Chinese Fir Tree Has Cancer-Fighting Properties, A New Study Revealed

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According to a new study, the threatened Chinese fir tree possesses some compounds with potent cancer-fighting properties. However, it is working only when combined with an existing cancer medication.

As reported by the US National Cancer Institute (NCI), more than 1,7 million individuals were diagnosed with cancer in 2018, while over 600,000 of them died across the United States. By 2030, NCI assesses that more than 24 million cancer cases would occur. Worldwide, cancer is still the leading cause of death.

Therefore, scientists around the world struggle to come up with reliable treatments for cancer. Nonetheless, the cancer therapies evolved significantly in recent years, but we still lack a complete cancer treatment.

Now, according to a new study carried out by researchers from Purdue University in West Lafayette, IN, and published in the Journal of the American Chemical Society, the endangered Chinese fir tree has cancer-fighting properties thanks to some of its compounds.

A compound in the Chinese fir tree has inhibitory properties against SHP2, an enzyme commonly associated with “with breast cancer, leukemia, lung cancer, liver cancer, gastric cancer, laryngeal cancer, oral cancer, and other cancer types,” as the researchers pointed out.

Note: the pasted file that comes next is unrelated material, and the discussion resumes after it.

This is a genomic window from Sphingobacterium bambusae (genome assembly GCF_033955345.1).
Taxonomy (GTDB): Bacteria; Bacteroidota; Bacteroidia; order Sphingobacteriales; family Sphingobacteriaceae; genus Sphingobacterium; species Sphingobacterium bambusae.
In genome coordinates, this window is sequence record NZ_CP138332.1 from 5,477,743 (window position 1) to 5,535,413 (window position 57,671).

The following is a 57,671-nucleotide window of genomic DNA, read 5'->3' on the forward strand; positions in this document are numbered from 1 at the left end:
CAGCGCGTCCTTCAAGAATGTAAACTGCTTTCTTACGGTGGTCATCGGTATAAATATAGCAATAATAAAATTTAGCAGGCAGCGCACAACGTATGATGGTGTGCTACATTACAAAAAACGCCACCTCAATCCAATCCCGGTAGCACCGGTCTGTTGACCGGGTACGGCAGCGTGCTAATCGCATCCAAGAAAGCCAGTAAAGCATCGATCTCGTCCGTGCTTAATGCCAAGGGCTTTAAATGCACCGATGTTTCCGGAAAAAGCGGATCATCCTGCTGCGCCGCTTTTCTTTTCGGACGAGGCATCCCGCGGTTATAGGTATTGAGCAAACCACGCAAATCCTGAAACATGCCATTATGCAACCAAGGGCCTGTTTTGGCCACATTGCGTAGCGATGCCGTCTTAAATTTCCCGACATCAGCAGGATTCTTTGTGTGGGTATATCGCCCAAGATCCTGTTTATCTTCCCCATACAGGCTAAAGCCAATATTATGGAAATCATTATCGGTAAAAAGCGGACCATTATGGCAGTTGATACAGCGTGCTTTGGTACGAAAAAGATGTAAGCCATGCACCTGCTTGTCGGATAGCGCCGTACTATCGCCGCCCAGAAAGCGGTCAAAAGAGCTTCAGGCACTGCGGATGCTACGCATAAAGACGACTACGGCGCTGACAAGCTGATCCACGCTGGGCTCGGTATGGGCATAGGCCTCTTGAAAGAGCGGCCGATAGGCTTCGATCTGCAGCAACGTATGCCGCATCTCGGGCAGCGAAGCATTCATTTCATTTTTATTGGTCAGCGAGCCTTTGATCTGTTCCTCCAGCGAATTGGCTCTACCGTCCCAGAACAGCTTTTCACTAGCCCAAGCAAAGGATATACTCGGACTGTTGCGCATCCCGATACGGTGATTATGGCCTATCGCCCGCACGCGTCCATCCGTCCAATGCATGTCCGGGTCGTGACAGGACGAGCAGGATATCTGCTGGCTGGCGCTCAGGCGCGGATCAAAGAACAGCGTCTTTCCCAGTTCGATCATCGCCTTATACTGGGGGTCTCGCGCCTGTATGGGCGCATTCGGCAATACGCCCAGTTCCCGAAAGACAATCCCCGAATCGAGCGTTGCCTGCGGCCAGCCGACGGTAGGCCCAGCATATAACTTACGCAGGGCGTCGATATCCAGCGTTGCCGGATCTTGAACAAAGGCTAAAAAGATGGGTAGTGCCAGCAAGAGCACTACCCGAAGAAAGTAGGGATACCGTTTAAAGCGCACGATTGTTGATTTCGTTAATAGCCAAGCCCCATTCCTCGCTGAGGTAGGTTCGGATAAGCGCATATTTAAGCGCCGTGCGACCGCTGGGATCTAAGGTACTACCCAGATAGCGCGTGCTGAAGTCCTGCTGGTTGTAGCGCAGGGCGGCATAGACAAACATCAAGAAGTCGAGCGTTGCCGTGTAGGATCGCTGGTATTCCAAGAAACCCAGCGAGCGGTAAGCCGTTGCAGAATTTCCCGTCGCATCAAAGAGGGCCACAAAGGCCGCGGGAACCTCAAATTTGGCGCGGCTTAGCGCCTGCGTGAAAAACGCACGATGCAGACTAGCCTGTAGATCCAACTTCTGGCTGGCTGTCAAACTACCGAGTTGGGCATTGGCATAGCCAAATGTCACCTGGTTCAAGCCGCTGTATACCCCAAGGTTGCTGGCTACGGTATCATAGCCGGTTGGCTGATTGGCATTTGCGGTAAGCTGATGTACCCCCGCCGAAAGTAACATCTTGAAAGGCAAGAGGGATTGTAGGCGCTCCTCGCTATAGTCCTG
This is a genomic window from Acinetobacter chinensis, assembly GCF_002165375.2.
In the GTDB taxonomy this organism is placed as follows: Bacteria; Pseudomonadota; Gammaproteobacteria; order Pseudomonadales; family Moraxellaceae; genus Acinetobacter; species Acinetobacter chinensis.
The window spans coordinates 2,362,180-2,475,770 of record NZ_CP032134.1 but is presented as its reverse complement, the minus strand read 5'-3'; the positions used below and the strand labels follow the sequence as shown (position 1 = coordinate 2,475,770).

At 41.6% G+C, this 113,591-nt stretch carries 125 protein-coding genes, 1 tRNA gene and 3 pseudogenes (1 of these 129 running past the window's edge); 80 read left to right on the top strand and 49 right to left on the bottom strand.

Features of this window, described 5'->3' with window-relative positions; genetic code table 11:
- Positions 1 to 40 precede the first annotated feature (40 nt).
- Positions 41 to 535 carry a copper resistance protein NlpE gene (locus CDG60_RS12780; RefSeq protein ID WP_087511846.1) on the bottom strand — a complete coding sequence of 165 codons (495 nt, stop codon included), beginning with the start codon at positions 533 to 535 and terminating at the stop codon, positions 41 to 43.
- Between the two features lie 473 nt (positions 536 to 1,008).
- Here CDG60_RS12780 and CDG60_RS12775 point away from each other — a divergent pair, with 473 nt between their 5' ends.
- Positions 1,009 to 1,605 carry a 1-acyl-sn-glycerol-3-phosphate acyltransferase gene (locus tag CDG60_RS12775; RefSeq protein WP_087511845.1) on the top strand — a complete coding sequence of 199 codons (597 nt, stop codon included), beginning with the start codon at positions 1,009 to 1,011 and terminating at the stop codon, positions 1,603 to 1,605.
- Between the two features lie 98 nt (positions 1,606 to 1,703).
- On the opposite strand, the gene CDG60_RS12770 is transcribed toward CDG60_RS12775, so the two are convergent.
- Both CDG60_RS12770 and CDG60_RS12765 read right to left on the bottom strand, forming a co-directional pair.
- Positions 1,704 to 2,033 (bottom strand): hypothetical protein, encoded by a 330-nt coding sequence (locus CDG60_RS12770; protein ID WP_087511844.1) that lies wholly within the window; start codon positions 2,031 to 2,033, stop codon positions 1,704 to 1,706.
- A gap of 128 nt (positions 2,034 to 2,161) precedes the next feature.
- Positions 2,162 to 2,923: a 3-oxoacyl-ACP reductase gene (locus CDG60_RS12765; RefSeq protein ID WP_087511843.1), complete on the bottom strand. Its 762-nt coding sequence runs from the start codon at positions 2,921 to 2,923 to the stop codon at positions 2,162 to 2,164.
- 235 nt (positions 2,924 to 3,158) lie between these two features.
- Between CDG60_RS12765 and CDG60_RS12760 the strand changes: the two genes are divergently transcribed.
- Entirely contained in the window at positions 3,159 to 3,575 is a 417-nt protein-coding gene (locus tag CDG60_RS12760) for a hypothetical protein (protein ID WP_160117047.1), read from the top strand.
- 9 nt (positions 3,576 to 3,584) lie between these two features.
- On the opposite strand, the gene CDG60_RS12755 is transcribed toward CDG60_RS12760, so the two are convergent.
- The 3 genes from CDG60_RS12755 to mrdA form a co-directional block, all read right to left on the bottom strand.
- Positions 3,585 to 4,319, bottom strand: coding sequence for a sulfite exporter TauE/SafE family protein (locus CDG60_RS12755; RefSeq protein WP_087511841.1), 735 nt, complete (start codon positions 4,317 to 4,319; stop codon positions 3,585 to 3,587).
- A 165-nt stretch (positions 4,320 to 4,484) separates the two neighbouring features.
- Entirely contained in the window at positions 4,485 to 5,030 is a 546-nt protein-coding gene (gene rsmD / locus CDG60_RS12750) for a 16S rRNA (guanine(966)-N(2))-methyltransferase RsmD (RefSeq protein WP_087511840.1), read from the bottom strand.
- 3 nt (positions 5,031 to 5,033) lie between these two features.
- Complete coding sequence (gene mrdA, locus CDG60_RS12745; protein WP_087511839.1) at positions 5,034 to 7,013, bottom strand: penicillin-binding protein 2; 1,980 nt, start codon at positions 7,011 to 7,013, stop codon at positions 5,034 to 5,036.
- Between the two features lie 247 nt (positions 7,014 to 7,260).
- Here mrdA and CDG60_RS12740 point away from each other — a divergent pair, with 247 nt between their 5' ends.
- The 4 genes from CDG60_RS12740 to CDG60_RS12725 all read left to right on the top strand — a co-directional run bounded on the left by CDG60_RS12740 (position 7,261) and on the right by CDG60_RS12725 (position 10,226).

Chinese Fir Tree Has Cancer-Fighting Properties, But In Combination With An Existing Cancer Medication

“SHP2 is one of the most important anti-cancer targets in the pharmaceutical industry right now, for a wide variety of tumors. A lot of companies are trying to develop drugs that work against SHP2,” said Mingji Dai, the study’s leading author, who collaborated with Zhong-Yin Zhang, also a researcher at Purdue University.

Extracted from the Chinese fir tree, “Compound 30,” as the scientists named it, is merging with the SHP2 enzyme, generating “a covalent bond” which was impossible at such a level to achieve by other substances developed to target SHP2. “With other [compounds] it’s a looser binding. Ours forms a covalent bond, which is more secure and long-lasting,” Dai said. The researchers also created a so-called Compound 29 which is only slightly different from the Compound 30.

“Compound 29 alone doesn’t kill cancer, but when you combine it with etoposide, the drug is much more effective. That could improve some of the cancer drugs used today, and it also tells us something new about the function of POLE3,” an enzyme which aids DNA synthesis and repair, Mingji Dai said.

“People weren’t targeting this protein for cancer treatment before, but our findings offer a new strategy for killing cancer cells,” Dai concluded.

Vadim Ioan Caraiman

Vadim is a passionate writer on various topics but especially on stuff related to health, technology, and science. Therefore, for Great Lakes Ledger, Vadim will cover health and Sci&Tech news.